Country of Origin: Terengganu (Now a state, part of Malaysia)
Date: Most probably issued in the late 18th Century and/or early years of 19th century
Denomination: One Keping / One Pitis
Weight: Average of 3.30g
Dimension: Diameter of 24mm
Reference: SS28, P.105
Extra Note: On obverse, in Jawi "Malik Al Adil" (The Just Ruler) while having blank reverse. Rarity level indicated by Saran Singh is R out of RRRR, probably means rare.
These coins were found together with the coin in my previous post. These coins are not to be confused with these coins, although both come from Terengganu.
The first coin is very beautiful with perfect details on it, while the second one is no less interesting where we can see the incomplete tin flow which makes several holes in the coins. Cut marks also can be traced on both of the coins.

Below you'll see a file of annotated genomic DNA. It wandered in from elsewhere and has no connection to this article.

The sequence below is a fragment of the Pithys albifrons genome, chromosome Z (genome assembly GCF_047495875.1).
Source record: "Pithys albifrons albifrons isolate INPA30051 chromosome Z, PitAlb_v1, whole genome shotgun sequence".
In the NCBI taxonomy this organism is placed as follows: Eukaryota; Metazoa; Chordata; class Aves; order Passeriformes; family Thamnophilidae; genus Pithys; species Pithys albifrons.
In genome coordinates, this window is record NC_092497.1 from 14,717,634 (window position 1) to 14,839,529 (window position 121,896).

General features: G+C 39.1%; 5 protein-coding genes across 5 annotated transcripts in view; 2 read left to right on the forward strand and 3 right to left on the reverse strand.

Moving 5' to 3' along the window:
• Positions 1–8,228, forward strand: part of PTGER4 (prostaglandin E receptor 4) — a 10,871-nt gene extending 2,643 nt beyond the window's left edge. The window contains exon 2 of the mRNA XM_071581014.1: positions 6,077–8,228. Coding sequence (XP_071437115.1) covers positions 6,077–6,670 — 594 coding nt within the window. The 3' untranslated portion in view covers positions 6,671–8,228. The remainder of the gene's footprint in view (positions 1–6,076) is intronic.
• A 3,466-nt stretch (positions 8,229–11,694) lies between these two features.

The coins are hard and not bend-able, but the Kali Malik Al Adil coins are bend-able. According to here, the coins made from tin are supposed to be bend-able as they are ductile. I suppose the softness meant here does not reflect the softness where we can deform it with our bare hands. Could it be the softness indicates fake coins? I need more info about this.
The bend-able set of Terengganu tin coins was obtained from an Indonesian seller, which he claimed that the coins were found in the deep river of Sungai Musi where the latest unbend-able set of Terengganu tin coins was obtained from a local which claimed that he discovered the coins at the river shore of Sungai Terengganu, due to deepening civil work there. I am more positive and confident that the latter are most probably genuine coins. But still, I do hope that both sets are genuine.
Collecting tin coins are very risky! Counterfeiters out there really give me a headache.